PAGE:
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Busy week for GH port

By Sam Hankinson/Ships Log • Sep 20, 2017 at 1:00 PM

Six ships called on Grand Haven in the past week.

On Sept. 13, Port City’s articulated tug/barge combination Bradshaw McKee/St. Marys Conquest came into port with a load of cement for the St. Marys Cement terminal in Ferrysburg. The pair unloaded in Milwaukee before Grand Haven.

Lower Lakes Towing Ltd.’s motor vessel Cuyahoga arrived early Friday morning with a load of stone for Verplank’s dock in Ferrysburg. The ‘Hog was gone by noon.

Early Sunday morning, Central Marine Logistics’ steamship Wilfred Sykes called on Meekoff’s D&M with a load of slag. The Sykes unloaded and was gone by late morning.

On Tuesday, VanEnkevort Tug and Barge’s articulated tug/barge combination Joseph H. Thompson Jr./Joseph H. Thompson delivered a load of stone to the D&M dock. Later that day, LLT’s motor vessel Mississagi arrived with a cargo of trap rock for Verplank’s.

Pere Marquette Shipping’s articulated tug/barge Undaunted/Pere Marquette 41 was due to arrive at Verplank’s late tonight or early Thursday.

The Cuyahoga has made four visits to Grand Haven this week. It is our most frequent Canadian-flagged visitor this season. The Thompson and Mississagi both visited for the second time.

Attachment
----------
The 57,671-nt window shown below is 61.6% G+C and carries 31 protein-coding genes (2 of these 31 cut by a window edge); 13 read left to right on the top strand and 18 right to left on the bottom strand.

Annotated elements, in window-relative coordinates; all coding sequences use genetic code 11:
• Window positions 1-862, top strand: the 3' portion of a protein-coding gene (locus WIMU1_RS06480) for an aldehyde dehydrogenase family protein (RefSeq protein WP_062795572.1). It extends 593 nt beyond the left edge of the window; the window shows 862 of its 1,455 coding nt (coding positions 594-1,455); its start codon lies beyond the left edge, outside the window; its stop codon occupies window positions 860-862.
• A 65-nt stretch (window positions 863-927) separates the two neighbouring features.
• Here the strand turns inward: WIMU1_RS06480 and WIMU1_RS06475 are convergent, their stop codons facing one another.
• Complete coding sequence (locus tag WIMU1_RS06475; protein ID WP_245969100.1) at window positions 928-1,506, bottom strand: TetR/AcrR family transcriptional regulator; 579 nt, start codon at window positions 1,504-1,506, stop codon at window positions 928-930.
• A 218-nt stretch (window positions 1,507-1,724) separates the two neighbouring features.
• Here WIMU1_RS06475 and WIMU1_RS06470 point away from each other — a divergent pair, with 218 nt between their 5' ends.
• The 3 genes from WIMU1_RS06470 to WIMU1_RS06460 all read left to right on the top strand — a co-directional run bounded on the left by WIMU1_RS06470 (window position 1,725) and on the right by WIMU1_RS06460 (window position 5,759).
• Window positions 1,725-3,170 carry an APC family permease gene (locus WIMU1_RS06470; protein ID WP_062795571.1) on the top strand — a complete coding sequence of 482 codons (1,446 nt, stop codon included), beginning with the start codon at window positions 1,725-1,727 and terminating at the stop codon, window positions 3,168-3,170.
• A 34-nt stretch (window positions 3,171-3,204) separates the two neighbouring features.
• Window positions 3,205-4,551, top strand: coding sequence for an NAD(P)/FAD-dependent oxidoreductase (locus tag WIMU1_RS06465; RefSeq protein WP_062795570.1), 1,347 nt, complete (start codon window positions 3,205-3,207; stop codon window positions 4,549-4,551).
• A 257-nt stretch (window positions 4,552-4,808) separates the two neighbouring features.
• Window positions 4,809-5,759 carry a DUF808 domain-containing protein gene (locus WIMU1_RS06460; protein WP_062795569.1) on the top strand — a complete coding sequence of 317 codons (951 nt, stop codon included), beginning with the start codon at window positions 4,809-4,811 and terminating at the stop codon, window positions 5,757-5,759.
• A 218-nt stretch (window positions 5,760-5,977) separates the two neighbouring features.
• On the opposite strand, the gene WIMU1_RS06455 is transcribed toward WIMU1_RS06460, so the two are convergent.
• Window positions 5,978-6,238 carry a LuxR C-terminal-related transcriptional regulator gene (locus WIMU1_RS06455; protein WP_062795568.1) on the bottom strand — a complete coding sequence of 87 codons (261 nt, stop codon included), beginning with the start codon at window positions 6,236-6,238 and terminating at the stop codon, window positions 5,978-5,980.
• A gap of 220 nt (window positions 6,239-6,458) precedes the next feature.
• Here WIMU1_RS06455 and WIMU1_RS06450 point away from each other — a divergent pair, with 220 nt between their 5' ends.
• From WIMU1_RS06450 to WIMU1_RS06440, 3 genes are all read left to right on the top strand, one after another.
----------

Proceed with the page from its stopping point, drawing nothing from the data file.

The Cuyahoga was constructed in 1943. Its namesake is the Cuyahoga River, located in Cleveland, Ohio. It is famous for being the river that caught fire when it was severely polluted many years ago. Cuyahoga is derived from an Indian name that means “crooked river.”

The Cuyahoga is 620 feet long, 60 feet wide and 35 feet deep. It has a cargo capacity of 15,675 tons. It originally had a steam engine, but was repowered with a Caterpillar 3608 diesel engine in 1999 that is rated at 3,000 horsepower and allows the ship to sail at speeds of up to 12.6 knots.

The Thompson pair’s last (and maybe only) visit to our port was June 1, 2002. The Thompson has been at the forefront of two distinctive movements on the Great Lakes. First, the trend of converting old ocean-going ships for service on the Great Lakes; and the second, conversion from a self-powered ship to a barge.

The Joseph H. Thompson was built in 1944. It was converted to a barge in the late 1980s. The tug was built in 1990.

The pair’s namesake, Joseph H. Thompson, was a graduate of the University of Notre Dame. He worked at several financial institutions in the Cleveland area until joining the M.A. Hannah Co. in 1937, where he eventually became chairman of the board in 1960. He retired in 1966 and died two years later.

The barge is 706 feet, 6 inches long; 71 feet, 6 inches wide; and 38 feet, 6 inches deep. It has a carrying capacity of 21,200 tons and is equipped with a bow thruster.

Joe Jr. is 146 feet, 6 inches long; 38 feet wide; and 35 feet deep. It is powered by two Caterpillar diesel engines.

The Mississagi was built in 1943. The namesake comes from the Mississagi Strait located in Lake Huron. The Mississagi is 620 feet, 6 inches long; 60 feet wide; and 35 feet deep. It has a cargo capacity of 15,800 tons. It was repowered in 1985 with a Caterpillar 3612-TA diesel engine rated at 4,500 horsepower, which gives a service speed of 13.8 knots. It is also equipped with a bow thruster.

The St. Marys Conquest is due to return this weekend.

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